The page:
12 Signed/Unsigned Types Java ensures consistency by always using signed types Java ensures consistency by always using signed types C++ supports both signed & unsigned types C++ supports both signed & unsigned types Unsigned Byte Signed Byte Unsigned Short Signed Short Size 1 byte 2 bytes Value Range 0 to to to 65, ,768 to 32,767

13 Principle of Conversion To read in unsigned values from C++ the resulting type in Java needs to be larger To read in unsigned values from C++ the resulting type in Java needs to be larger Also, some extra conversion needs to be done to fix incorrect sign extension. Also, some extra conversion needs to be done to fix incorrect sign extension.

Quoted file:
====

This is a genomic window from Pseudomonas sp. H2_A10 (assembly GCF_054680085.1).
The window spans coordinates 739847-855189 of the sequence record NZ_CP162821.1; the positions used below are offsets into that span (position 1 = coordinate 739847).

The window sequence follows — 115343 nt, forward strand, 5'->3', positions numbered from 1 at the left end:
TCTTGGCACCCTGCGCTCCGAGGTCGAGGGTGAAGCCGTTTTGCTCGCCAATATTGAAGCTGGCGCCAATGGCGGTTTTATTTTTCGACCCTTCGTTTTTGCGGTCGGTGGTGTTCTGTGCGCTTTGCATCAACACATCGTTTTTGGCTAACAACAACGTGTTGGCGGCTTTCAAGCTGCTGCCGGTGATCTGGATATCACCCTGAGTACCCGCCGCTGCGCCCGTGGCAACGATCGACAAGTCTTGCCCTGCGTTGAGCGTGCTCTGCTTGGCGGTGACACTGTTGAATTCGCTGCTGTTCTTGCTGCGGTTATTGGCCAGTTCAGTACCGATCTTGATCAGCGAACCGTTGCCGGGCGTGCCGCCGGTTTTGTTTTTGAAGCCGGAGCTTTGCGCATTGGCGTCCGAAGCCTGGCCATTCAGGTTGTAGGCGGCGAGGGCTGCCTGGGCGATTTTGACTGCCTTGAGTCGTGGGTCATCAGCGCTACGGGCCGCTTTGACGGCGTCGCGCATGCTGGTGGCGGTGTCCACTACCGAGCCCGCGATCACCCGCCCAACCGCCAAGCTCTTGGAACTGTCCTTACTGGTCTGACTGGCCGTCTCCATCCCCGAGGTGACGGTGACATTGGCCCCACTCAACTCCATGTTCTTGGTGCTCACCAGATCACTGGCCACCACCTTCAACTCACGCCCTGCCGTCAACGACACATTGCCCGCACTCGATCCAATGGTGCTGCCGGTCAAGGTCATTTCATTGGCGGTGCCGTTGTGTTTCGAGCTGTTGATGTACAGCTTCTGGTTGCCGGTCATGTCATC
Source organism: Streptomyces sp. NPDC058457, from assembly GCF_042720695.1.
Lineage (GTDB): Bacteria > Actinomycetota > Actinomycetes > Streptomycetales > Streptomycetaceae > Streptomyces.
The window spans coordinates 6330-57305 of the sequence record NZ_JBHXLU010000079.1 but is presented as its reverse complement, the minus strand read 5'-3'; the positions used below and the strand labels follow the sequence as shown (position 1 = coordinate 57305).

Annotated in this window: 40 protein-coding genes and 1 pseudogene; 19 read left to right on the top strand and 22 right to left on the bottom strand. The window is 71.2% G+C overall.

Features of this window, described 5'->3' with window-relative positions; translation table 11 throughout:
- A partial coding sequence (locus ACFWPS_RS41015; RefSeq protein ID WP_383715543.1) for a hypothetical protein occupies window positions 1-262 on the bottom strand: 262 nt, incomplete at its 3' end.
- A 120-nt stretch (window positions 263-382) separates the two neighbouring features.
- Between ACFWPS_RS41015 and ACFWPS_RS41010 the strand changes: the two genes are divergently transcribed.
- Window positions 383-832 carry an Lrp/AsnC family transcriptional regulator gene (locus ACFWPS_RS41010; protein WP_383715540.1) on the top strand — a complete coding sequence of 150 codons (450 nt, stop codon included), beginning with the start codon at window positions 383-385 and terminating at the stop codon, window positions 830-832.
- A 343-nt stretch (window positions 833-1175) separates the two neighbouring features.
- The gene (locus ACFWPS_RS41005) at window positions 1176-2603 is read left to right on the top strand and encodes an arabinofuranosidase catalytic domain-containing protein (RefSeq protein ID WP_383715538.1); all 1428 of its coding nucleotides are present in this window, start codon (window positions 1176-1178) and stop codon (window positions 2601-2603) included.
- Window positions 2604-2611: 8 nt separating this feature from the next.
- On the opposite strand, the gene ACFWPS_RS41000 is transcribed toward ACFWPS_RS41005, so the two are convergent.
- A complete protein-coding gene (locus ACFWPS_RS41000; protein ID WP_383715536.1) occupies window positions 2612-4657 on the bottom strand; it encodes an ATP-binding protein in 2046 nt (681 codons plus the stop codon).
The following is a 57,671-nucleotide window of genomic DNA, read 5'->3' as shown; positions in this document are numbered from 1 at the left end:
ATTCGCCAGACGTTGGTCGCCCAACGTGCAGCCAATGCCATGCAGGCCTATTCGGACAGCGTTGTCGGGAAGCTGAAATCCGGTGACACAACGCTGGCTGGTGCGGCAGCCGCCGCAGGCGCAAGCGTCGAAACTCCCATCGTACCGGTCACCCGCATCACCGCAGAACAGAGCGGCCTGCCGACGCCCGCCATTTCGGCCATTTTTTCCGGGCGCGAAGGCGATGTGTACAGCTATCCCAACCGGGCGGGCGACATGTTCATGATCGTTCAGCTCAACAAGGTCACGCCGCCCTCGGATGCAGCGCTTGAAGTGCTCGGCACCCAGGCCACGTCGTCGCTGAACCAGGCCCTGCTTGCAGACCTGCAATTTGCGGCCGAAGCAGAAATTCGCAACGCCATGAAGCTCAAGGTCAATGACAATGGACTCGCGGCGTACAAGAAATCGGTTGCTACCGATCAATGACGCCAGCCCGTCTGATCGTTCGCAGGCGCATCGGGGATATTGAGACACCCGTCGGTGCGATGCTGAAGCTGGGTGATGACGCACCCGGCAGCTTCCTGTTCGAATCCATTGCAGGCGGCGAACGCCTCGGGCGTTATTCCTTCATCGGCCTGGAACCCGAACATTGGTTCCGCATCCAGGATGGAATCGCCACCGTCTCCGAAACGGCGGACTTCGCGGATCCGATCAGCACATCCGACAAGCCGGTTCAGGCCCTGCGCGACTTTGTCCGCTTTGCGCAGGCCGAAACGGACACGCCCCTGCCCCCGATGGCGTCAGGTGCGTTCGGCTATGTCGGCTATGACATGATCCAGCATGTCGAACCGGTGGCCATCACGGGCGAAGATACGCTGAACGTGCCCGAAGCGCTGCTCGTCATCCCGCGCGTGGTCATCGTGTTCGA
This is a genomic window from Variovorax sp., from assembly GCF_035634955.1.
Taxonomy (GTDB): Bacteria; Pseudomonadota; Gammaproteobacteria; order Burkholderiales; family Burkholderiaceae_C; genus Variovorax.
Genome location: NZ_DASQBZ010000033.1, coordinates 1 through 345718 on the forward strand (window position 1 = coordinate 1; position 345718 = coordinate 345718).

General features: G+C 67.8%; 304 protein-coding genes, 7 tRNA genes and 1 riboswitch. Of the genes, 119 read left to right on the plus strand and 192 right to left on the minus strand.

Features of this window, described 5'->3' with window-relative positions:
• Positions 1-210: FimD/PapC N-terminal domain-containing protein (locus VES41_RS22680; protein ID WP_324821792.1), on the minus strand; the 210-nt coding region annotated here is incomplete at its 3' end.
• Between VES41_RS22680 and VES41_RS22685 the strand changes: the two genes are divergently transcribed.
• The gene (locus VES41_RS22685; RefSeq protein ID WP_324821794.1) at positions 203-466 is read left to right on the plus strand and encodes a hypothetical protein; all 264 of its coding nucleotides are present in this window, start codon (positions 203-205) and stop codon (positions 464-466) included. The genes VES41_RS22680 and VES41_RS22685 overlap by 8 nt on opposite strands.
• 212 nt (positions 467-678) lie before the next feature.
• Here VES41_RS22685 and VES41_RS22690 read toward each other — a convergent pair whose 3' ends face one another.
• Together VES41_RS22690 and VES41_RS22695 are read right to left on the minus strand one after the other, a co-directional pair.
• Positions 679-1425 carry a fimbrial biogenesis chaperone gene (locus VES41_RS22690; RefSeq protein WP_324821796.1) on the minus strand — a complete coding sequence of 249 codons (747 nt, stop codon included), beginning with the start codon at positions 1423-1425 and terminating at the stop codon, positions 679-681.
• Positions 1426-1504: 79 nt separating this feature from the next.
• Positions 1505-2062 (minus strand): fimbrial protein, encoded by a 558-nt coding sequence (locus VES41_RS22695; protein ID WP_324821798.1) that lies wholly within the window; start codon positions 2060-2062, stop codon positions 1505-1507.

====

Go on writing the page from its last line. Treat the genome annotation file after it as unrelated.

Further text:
14 Naïve Unsigned Conversion short value = (short) in.readByte(); short value = (short) in.readByte(); Question: If a short can hold from 0 to 65,535 why doesnt this work for values ? Question: If a short can hold from 0 to 65,535 why doesnt this work for values ? Answer: Sign Extension applied when casting Answer: Sign Extension applied when casting

15 How Does Sign Extension Work? unsigned byte: 129 = 0x81 = unsigned byte: 129 = 0x81 = The sign bit is extended: The sign bit is extended: In twos compliment, if the sign bit = 1, the number is presumed negative. In twos compliment, if the sign bit = 1, the number is presumed negative.

16 Twos Compliment Raw Bits Signed Unsigned Raw Bits Signed Unsigned = = = = = = = = = = = = = = = =

17 Solution: Bit Masking byte b = in.readByte(); // reads as signed short bitmask = (short) 0xff; short value = (short)(b & bitmask); xxx xxxx negative xxx xxxx negative & xFF xxx xxxx positive xxx xxxx positive